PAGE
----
In implementations, each of the one or more tags can be differentiable by a property selected any, or combination of, color, size, and shape.
In implementations, the one or more operations can comprise operations including any, or combinations of scanning, printing, faxing, formatting, selecting paper size, selecting paper quality, and storage.
BRIEF DESCRIPTION OF THE DRAWINGS
The accompanying drawings, which are incorporated in and constitute a part of this specification, in connection with the description, illustrate various embodiments and exemplary aspects of the disclosed embodiments. In the drawings:
FIG. 1 is a diagram depicting an exemplary network environment 100 in accordance with teachings of the present disclosure;
FIG. 2 is a diagram depicting an exemplary hardware configuration for computing device 200, such as computing device 110 or server 130, that may be used to perform one or more of the processes as described herein;
FIG. 3 depicts an example process by which computing device 110 initializes interaction with tag 120, in accordance with the present teachings; and
FIG. 4 depicts an example process by which computing device 110 communicates with tag 120, in accordance with the present teachings.
Reference will now be made in detail to exemplary embodiments, examples of which are illustrated in the accompanying drawings. When appropriate, the same reference numbers are used throughout the drawings to refer to the same or like parts.
For simplicity and illustrative purposes, the principles of the present teachings are described by referring mainly to exemplary embodiments thereof. However, one of ordinary skill in the art would readily recognize that the same principles are equally applicable to, and can be implemented in, all types of information systems, and that any such variations do not depart from the true spirit and scope of the present teachings. Moreover, in the following detailed description, references are made to the accompanying figures, which illustrate specific exemplary embodiments. Electrical, mechanical, logical and structural changes may be made to the exemplary embodiments without departing from the spirit and scope of the present teachings. The following detailed description is, therefore, not to be taken in a limiting sense and the scope of the present teachings is defined by the appended claims and their equivalents.
In general, aspects consistent with the present teachings provide a computer-implemented method, a device, and a non-transitory computer-readable medium for a user-selectable and customizable capability for control and operation of a MFD using one or more computational tags associated with the MFD. Implementations consistent with the present teachings allow computing devices, such as mobile computing devices like smart phones, laptops, tablet devices, to communication with readable passive tags, such as tags communicating using a Near Field Communication (NFC) protocol, to provide a flexible method for storing and selecting user settings in a single-touch on a device like an MFD. The tags can include either a computer-readable volatile or non-volatile memory that can store one or more unique identifiers and be read and/or written to be the computing devices The one or more tags can be passive, so that the MFD does not itself need to support NFC hardware, which is provided by the computing device. The tags may also be computational. In an example implementation, multiple NFC tags can be provided on the MFD and named or color coded. A user can use a mobile device to associate an action and set of options with a tag, after which activating the tag, for example, but not limiting to, by touching the tag, with the mobile device triggers the action with the given options. The user can associate different actions and options with the other tags. The association can be determined by the computing device, rather than the tags themselves, so that different users can associate different actions with the same tags. This allows the ability to provide a flexible and inexpensive way to simplify, expedite and personalize device operation using passive tags.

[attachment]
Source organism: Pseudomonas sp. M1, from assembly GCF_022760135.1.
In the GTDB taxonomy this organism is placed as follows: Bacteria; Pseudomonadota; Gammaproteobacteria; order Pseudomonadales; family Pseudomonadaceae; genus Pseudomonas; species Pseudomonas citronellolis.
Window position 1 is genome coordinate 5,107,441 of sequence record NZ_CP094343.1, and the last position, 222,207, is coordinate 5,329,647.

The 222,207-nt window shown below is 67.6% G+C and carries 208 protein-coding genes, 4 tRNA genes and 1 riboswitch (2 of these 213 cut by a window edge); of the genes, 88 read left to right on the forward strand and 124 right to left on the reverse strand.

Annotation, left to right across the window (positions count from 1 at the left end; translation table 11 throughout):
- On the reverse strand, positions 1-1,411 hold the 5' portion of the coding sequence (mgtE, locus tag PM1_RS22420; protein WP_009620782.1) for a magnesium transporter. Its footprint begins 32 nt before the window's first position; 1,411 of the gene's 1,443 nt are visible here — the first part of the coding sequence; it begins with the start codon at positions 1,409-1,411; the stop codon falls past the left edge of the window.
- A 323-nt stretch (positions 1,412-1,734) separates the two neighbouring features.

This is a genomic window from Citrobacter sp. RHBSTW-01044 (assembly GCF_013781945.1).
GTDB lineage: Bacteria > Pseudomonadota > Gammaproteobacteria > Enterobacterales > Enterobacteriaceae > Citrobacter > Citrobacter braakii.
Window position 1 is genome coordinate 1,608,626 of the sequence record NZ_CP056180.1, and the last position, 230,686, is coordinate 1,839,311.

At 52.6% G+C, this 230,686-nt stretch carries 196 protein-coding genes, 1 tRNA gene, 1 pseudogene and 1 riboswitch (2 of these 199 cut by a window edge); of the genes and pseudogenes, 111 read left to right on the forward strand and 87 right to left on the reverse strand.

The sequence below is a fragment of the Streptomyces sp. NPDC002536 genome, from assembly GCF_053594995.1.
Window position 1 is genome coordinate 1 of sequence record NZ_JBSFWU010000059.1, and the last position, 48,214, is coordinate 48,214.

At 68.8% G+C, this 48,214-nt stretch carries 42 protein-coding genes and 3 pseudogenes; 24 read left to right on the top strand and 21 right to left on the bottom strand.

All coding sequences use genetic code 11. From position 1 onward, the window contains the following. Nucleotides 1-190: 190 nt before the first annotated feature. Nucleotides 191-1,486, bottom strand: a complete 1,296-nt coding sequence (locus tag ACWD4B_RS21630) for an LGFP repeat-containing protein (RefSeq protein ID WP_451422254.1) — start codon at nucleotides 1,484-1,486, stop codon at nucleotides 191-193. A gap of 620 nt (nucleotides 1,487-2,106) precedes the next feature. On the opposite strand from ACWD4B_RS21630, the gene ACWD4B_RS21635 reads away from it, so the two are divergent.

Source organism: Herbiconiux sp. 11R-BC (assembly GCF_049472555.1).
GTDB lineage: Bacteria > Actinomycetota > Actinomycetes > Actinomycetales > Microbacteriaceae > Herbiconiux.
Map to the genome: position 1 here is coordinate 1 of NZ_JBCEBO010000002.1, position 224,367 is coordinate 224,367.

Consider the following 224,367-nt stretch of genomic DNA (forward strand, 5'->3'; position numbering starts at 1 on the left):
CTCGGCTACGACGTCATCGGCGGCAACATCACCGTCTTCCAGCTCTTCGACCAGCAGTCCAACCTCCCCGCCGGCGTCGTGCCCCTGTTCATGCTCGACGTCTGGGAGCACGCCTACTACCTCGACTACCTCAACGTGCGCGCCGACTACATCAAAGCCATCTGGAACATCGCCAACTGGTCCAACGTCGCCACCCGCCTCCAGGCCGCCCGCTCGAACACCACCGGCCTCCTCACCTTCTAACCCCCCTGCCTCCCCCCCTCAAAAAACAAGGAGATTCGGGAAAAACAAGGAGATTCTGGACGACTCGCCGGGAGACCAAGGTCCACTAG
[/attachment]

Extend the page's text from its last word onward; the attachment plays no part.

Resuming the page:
In implementations, one or more tags can be positioned onto or near a device, such as an MFD, and used by a computing device that can be operable to read identifiers from the tags. If the tags are blank and contain no built-in identifiers which can be read, then the tags must be writeable so that they can be initialized by writing unique identifiers onto them. Likewise if a tag class (e.g. color) identifier is not built-in to the tag, the tag must be writeable so that it can be initialized with it. For example, the user can choose to associate actions, such as “scan double sided, color, legal size to firstname.lastname@example.org” with a first tag. Later, the user can approach the device and activate the first tag with the computing device where the device then performs the actions associated with the first tag. Another user can associate, using their own computing device, a second set of one or more operations, such as “fax double sided, black and white, legal, and fax to 555-4234” with the first tag. When that user activates the tag, those operations are communicated and performed by the device. Likewise, any user may associate different action/option combinations with the other tags, being limited only by the number of tags provided. In this way, the same tag can mean different things to different users, and different tags can mean different things to the same user.